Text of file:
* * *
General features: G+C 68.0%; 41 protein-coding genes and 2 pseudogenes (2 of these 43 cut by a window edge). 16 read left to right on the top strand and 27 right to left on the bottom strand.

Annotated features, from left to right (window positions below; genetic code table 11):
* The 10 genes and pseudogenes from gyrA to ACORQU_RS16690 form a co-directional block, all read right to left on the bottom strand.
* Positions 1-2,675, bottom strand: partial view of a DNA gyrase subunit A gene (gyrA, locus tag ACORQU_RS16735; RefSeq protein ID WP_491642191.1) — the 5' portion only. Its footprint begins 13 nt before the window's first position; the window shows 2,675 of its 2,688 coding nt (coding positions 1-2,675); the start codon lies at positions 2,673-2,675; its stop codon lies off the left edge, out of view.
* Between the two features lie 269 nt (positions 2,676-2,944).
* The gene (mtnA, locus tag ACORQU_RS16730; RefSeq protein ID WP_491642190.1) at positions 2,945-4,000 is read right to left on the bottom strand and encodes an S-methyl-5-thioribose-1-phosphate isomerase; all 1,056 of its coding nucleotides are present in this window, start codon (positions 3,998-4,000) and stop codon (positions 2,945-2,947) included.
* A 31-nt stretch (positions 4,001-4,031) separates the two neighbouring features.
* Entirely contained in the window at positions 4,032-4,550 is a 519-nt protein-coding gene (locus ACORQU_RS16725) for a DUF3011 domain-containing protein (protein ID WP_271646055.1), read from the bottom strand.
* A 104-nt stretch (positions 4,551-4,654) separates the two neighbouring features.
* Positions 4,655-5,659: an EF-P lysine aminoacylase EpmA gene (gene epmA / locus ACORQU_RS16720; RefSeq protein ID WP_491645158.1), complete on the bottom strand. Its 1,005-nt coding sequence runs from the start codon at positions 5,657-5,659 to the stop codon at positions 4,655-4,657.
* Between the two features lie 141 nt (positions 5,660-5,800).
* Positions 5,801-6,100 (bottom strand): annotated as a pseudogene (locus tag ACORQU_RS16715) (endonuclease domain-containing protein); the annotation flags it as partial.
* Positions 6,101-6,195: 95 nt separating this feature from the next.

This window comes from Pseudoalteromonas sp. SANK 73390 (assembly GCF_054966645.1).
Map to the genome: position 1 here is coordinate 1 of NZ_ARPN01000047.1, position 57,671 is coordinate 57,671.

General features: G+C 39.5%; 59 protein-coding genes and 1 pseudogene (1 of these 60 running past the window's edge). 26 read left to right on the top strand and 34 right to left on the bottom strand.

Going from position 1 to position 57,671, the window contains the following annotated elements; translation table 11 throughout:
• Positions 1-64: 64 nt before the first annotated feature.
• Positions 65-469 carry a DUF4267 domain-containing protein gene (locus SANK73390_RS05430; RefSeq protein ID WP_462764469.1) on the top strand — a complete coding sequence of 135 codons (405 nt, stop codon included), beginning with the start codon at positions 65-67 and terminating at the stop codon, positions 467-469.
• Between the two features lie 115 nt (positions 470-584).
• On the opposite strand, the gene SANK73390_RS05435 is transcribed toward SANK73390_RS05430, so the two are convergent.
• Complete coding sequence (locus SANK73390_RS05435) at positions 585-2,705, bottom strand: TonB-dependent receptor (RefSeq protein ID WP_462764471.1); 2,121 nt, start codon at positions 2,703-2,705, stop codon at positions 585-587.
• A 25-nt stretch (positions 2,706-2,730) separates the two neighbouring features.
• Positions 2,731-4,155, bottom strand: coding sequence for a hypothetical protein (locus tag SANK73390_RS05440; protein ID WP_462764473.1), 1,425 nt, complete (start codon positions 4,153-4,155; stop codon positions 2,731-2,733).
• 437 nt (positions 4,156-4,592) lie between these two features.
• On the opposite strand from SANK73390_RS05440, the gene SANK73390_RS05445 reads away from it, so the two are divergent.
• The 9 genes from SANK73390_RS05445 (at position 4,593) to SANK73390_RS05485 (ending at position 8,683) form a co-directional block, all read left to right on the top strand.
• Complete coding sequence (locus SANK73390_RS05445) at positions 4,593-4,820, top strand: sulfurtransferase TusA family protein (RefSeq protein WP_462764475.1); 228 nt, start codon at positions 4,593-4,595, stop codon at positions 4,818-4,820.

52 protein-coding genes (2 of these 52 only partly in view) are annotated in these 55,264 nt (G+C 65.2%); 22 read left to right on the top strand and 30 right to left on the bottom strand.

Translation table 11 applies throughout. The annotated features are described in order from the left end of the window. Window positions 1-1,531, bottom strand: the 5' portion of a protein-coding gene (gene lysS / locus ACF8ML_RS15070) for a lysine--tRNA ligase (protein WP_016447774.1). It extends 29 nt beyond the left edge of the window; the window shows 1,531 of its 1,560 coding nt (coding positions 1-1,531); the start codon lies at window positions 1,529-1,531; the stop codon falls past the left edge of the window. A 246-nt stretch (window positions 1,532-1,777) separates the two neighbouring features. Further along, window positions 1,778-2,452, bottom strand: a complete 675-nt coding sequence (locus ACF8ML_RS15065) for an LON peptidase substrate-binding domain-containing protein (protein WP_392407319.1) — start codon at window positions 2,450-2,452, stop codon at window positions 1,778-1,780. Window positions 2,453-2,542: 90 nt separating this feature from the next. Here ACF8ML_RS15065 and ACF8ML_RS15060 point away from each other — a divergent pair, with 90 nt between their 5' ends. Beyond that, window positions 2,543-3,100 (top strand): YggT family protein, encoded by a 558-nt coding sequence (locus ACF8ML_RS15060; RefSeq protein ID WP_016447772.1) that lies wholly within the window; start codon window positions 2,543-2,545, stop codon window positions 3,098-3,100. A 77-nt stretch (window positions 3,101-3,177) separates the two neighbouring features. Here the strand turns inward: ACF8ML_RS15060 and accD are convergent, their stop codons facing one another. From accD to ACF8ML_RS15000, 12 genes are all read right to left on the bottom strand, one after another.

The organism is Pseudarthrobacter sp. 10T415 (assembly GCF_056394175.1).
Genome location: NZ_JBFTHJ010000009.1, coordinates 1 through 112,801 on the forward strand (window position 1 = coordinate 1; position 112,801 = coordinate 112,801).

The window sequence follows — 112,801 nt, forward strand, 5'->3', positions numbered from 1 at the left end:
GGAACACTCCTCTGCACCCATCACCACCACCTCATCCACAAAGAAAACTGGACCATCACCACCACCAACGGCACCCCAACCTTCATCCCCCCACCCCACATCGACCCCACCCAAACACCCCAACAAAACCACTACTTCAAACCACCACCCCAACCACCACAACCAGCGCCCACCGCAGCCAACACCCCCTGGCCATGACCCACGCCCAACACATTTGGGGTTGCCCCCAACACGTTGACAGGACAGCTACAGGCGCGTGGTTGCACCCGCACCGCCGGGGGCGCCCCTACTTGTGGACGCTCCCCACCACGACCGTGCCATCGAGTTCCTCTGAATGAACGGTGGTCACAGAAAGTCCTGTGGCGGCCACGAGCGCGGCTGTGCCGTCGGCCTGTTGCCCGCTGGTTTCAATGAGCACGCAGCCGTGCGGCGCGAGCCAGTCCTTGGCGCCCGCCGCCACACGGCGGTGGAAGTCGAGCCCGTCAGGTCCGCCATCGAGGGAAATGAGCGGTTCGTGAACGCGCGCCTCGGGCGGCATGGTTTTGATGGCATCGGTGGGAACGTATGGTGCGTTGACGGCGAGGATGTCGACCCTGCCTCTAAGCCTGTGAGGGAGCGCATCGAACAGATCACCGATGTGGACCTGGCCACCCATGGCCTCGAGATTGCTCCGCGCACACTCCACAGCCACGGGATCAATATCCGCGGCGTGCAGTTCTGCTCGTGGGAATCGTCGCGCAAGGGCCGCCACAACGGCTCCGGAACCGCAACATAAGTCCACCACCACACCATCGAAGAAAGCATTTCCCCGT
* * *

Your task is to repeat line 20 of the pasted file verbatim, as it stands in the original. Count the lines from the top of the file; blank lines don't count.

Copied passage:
• Between the two features lie 115 nt (positions 470-584).